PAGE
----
Author: Eric Uhlfelder

20 April 2009, Financial Times

Henry Kaufman has watched the evolution of the financial system for decades.

Nothing much surprises Henry Kaufman, who grew up in the shadow of the second world war in Germany during the Depression. “My generation is imbued with a greater fear of risk that just wasn’t evident in our current leaders,” observes Mr Kaufman. He argues this applies whether viewing quantitative managers who believed they were deriving foolproof methods for side-stepping economic meltdowns or financial regulators who embraced laissez-faire oversight.

Among the leading economists and financial consultants in the US, Mr Kaufman, who earned the soubriquet Dr Doom for his bearish views during a quarter-century tenure at Salomon Brothers, has only been surprised by how long it took the economic crisis to hit.

As far back as the early 1980s, he had been concerned about the changing character of America’s financial structure and its growing vulnerabilities. “I spoke at a Federal Reserve Bank-sponsored conference in 1984, warning about the growing sophistication and opacity of our financial system, which demanded new supervision and regulations . . . But my concerns seemed very much out of place.”

Most worrisome to Mr Kaufman was the creation of mammoth financial conglomerates with huge balance sheets and thin capital bases that have magnified the debt problem through their seamless distribution of credit.

“Liquidity has come to mean your capacity to borrow,” he says, “and that has led to an extraordinary change in business and household finance”. The subsequent explosion of securitisations, credit derivatives, and soaring leverage has created far less transparent and less stable institutions.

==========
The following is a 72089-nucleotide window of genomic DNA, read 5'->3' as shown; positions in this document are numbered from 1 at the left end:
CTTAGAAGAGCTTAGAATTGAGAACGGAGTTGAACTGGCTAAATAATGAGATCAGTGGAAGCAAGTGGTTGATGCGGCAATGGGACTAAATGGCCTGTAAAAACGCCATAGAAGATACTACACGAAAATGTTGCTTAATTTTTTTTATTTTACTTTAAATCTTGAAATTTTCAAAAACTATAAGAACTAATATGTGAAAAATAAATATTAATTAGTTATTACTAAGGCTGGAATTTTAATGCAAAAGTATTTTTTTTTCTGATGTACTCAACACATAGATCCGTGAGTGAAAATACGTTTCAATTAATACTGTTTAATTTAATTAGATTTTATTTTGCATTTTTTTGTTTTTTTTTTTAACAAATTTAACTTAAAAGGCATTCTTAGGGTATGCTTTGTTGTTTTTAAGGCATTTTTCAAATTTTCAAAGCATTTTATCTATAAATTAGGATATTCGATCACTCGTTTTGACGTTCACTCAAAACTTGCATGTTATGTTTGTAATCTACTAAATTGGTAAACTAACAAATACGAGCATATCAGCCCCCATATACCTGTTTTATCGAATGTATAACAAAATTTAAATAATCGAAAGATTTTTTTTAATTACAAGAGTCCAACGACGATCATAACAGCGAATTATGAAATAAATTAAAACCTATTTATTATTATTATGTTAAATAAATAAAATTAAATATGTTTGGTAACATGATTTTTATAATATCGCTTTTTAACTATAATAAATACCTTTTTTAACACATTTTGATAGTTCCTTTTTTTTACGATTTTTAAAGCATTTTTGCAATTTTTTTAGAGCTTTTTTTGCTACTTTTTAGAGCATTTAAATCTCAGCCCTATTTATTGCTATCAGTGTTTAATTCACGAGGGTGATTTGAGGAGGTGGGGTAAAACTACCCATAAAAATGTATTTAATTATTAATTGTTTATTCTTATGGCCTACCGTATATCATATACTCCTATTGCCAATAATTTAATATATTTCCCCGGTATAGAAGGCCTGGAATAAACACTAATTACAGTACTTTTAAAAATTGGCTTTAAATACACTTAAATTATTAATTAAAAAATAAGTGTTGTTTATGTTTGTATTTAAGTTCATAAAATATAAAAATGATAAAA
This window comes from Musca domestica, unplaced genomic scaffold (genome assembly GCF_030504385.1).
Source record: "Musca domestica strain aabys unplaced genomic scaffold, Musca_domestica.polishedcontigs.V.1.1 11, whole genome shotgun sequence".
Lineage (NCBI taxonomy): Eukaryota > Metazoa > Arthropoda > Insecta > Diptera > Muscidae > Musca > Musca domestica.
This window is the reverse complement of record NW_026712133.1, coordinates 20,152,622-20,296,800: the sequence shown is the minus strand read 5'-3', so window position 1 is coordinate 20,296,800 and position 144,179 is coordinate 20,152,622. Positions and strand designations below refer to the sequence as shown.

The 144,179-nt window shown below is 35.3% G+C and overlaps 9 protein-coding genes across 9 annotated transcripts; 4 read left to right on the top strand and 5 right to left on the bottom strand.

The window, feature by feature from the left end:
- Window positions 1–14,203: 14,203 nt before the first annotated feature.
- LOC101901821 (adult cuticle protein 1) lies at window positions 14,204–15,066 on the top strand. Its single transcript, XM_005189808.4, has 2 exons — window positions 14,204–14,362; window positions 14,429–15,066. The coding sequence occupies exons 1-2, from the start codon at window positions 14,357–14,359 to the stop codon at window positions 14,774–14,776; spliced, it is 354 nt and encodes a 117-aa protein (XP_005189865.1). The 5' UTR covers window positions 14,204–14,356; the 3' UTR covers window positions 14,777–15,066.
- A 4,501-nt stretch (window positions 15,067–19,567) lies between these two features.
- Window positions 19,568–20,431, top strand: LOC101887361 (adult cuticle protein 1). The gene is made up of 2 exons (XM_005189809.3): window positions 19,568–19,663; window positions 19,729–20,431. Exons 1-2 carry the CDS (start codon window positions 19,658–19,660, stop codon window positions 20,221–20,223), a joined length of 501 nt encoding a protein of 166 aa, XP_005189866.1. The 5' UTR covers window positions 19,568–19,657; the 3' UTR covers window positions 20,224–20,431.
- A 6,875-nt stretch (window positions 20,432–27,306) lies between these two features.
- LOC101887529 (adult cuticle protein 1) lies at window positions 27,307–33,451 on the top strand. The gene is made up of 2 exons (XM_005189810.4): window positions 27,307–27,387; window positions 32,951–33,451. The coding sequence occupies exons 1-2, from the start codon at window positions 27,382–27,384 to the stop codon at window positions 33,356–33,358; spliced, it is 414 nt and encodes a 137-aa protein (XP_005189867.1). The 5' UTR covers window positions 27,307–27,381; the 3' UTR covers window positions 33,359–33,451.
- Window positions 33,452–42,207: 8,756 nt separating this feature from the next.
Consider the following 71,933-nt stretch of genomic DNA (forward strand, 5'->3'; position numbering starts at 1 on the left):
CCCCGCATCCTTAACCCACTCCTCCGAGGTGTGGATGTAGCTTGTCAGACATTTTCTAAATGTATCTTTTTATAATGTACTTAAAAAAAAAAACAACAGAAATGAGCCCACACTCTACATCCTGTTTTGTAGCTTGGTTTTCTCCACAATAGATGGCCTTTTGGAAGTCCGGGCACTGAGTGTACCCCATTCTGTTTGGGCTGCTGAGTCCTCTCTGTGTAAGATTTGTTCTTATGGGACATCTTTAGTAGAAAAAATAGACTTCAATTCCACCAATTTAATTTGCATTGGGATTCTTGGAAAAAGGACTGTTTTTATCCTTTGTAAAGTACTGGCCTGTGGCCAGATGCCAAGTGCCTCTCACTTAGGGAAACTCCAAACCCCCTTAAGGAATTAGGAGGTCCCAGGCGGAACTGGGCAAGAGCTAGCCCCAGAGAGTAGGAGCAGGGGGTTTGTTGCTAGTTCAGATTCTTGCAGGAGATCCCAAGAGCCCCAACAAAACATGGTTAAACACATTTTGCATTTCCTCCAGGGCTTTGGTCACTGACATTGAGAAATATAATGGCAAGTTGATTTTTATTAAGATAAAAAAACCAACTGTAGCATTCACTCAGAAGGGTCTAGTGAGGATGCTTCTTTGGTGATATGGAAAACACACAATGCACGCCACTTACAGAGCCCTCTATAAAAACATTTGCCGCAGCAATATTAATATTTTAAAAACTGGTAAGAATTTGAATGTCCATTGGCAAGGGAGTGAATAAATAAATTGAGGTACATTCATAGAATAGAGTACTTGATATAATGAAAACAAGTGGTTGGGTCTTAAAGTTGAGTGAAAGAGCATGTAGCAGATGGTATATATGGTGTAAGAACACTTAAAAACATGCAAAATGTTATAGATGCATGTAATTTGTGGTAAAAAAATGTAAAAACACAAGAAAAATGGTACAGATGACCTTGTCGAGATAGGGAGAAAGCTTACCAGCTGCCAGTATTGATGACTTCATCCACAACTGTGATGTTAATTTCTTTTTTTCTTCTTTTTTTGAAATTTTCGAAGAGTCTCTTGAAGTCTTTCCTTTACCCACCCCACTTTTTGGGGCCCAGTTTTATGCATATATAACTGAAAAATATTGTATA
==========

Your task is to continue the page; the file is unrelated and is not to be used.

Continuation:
While he believes the economy will not revisit the depths of the Great Depression, Mr Kaufman fears that may not be the case for the financial system, which will require continued massive public recapitalisation, vastly improved regulatory oversight, and revised standards for marking to market, which has proven to be the system’s Achilles heel. All of this is informing the way he is investing.

Mr Kaufman realised at the start of 2008 it would be a very difficult year, and took a variety of defensive steps. Because hedge funds can lock up investor capital during rough markets, Mr Kaufman started liquidating significant long-only hedge fund positions to avoid seeing his capital tied up. At the same time, he started shorting the S&P 500 index.

Having seen natural resources soar exponentially and sensing a protracted economic slowdown coming, he started liquidating his commodity exposure.

At the same time, he believed the UK economy was highly susceptible to the coming crisis, especially given its extensive exposure to leveraged financials and high interest rates, so he started building up a long UK gilt position. And throughout 2008 he was squirrelling away cash. Collectively, these moves helped him end 2008 in the black.

But in spite of these insights, Mr Kaufman was unable to save Lehman Brothers, where he chaired the five-member finance and risk advisory committee, which reviewed the doomed investment bank’s financial policies and practices, prior to its bankruptcy in September. For legal reasons he was unable to discuss his time at Lehman.

So far this year Mr Kaufman, who for the past 20 years has run his own consultancy, Henry Kaufman & Co, has continued to reduchis equity position while selectively adding municipal and short-dated, high-quality corporate bonds.